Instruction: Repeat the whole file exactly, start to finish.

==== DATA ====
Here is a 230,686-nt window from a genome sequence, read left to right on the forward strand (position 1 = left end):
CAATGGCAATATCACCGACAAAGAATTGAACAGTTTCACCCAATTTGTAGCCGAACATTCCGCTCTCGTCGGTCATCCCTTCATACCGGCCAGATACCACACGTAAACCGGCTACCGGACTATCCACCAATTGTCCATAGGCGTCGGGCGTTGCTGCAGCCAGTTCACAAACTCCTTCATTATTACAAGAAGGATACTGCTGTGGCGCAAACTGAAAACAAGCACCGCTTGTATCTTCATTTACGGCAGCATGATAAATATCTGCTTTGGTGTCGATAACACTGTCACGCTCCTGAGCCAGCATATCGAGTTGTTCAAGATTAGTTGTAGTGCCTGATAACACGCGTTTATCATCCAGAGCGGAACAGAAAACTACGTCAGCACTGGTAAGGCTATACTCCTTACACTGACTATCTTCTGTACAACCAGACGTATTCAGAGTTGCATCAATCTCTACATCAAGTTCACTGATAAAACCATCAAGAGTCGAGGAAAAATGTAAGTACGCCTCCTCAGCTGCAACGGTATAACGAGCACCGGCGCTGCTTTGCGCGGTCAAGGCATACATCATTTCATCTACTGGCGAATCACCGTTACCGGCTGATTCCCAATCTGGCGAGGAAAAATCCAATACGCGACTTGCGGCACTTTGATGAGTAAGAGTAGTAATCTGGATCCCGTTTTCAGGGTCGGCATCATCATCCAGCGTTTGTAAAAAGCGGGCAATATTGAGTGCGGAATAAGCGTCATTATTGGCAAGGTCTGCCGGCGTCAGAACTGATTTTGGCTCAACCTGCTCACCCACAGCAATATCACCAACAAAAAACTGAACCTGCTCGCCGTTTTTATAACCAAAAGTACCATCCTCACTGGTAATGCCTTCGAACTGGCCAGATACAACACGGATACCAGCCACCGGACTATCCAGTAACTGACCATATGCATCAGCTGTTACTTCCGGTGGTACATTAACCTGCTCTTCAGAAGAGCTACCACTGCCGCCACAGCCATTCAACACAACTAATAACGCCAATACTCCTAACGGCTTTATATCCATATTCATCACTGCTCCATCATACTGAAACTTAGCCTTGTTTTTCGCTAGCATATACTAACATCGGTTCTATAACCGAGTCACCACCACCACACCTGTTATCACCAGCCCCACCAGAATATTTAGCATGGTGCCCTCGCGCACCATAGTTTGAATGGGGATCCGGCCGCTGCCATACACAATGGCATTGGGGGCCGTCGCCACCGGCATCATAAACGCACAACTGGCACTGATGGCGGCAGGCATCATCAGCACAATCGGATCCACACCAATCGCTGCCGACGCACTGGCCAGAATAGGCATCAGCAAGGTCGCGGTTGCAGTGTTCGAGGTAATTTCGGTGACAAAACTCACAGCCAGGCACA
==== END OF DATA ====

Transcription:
Here is a 230,686-nt window from a genome sequence, read left to right on the forward strand (position 1 = left end):
CAATGGCAATATCACCGACAAAGAATTGAACAGTTTCACCCAATTTGTAGCCGAACATTCCGCTCTCGTCGGTCATCCCTTCATACCGGCCAGATACCACACGTAAACCGGCTACCGGACTATCCACCAATTGTCCATAGGCGTCGGGCGTTGCTGCAGCCAGTTCACAAACTCCTTCATTATTACAAGAAGGATACTGCTGTGGCGCAAACTGAAAACAAGCACCGCTTGTATCTTCATTTACGGCAGCATGATAAATATCTGCTTTGGTGTCGATAACACTGTCACGCTCCTGAGCCAGCATATCGAGTTGTTCAAGATTAGTTGTAGTGCCTGATAACACGCGTTTATCATCCAGAGCGGAACAGAAAACTACGTCAGCACTGGTAAGGCTATACTCCTTACACTGACTATCTTCTGTACAACCAGACGTATTCAGAGTTGCATCAATCTCTACATCAAGTTCACTGATAAAACCATCAAGAGTCGAGGAAAAATGTAAGTACGCCTCCTCAGCTGCAACGGTATAACGAGCACCGGCGCTGCTTTGCGCGGTCAAGGCATACATCATTTCATCTACTGGCGAATCACCGTTACCGGCTGATTCCCAATCTGGCGAGGAAAAATCCAATACGCGACTTGCGGCACTTTGATGAGTAAGAGTAGTAATCTGGATCCCGTTTTCAGGGTCGGCATCATCATCCAGCGTTTGTAAAAAGCGGGCAATATTGAGTGCGGAATAAGCGTCATTATTGGCAAGGTCTGCCGGCGTCAGAACTGATTTTGGCTCAACCTGCTCACCCACAGCAATATCACCAACAAAAAACTGAACCTGCTCGCCGTTTTTATAACCAAAAGTACCATCCTCACTGGTAATGCCTTCGAACTGGCCAGATACAACACGGATACCAGCCACCGGACTATCCAGTAACTGACCATATGCATCAGCTGTTACTTCCGGTGGTACATTAACCTGCTCTTCAGAAGAGCTACCACTGCCGCCACAGCCATTCAACACAACTAATAACGCCAATACTCCTAACGGCTTTATATCCATATTCATCACTGCTCCATCATACTGAAACTTAGCCTTGTTTTTCGCTAGCATATACTAACATCGGTTCTATAACCGAGTCACCACCACCACACCTGTTATCACCAGCCCCACCAGAATATTTAGCATGGTGCCCTCGCGCACCATAGTTTGAATGGGGATCCGGCCGCTGCCATACACAATGGCATTGGGGGCCGTCGCCACCGGCATCATAAACGCACAACTGGCACTGATGGCGGCAGGCATCATCAGCACAATCGGATCCACACCAATCGCTGCCGACGCACTGGCCAGAATAGGCATCAGCAAGGTCGCGGTTGCAGTGTTCGAGGTAATTTCGGTGACAAAACTCACAGCCAGGCACA